When you visit most nutritionists, sign up for a free weight-loss plan at SparkPeople.com, or even follow a diet plan you read about in a book or magazine—you're getting some good estimates of your calorie needs, usually based on your weight, gender and possibly your age and height. But these widely used formulas are just that—estimates. They are reasonably accurate for a lot of people, but they are not always accurate for everyone. "Calorie Plan A" may be too few calories for you but be perfect for your sister to lose weight. "Calorie Plan B" might not cut calories enough, yet be too many calories for your friend who weighs the same amount you do. Since we are all unique, estimates don't always work. And when they don't, it can stall your weight loss or bring it do a grinding halt despite your efforts of tracking, counting, measuring and eating within a specific calorie range.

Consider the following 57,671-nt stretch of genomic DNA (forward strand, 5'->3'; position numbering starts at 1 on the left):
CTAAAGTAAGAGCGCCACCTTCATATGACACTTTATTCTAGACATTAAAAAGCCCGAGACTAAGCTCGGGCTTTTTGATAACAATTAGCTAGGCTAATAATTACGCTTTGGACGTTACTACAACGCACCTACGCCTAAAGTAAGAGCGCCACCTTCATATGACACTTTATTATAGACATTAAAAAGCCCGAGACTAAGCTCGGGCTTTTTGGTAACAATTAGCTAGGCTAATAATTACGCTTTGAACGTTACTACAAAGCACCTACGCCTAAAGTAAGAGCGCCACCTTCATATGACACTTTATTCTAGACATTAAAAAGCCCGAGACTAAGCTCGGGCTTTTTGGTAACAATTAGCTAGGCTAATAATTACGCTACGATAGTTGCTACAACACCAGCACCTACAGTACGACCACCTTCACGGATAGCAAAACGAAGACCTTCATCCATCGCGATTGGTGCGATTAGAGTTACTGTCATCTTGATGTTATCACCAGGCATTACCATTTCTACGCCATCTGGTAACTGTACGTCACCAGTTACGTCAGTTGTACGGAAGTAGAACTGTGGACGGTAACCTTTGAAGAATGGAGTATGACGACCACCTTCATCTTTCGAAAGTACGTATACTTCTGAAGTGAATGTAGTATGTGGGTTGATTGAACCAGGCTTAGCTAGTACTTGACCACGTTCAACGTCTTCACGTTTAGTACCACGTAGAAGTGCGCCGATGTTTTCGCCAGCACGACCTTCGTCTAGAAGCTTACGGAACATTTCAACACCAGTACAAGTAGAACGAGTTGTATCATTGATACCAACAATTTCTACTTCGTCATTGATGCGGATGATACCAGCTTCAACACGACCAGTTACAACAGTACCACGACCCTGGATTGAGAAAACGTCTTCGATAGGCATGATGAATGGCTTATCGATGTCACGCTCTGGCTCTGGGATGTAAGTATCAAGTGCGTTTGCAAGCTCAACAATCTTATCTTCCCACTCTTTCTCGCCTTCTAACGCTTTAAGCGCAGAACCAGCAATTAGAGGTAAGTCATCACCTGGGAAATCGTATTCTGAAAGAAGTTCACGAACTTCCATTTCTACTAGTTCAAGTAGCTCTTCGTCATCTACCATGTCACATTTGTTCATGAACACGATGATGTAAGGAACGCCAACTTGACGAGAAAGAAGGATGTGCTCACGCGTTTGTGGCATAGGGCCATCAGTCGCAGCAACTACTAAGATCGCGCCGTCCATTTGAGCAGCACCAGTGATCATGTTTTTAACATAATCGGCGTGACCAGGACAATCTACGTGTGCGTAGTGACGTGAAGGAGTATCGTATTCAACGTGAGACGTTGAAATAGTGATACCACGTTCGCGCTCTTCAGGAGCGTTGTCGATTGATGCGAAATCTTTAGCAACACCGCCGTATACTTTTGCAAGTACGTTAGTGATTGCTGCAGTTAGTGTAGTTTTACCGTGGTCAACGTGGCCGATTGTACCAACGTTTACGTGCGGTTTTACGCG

"There are a few people who really struggle in determining their accurate weight-loss calorie range," says SparkPeople's head dietitian, Becky Hand, RD, LD. "They just don't seem to 'fit' the standard formulas, and 'experimenting' with their calorie intake brings about more and more frustration."
So what's a person to do? You can tweak your plan, adding or cutting back on calories to see how your body responds. This is what a lot of people do throughout their journeys until they find the magic number that starts peeling away the pounds. It takes guessing, checking—and time. And it can work.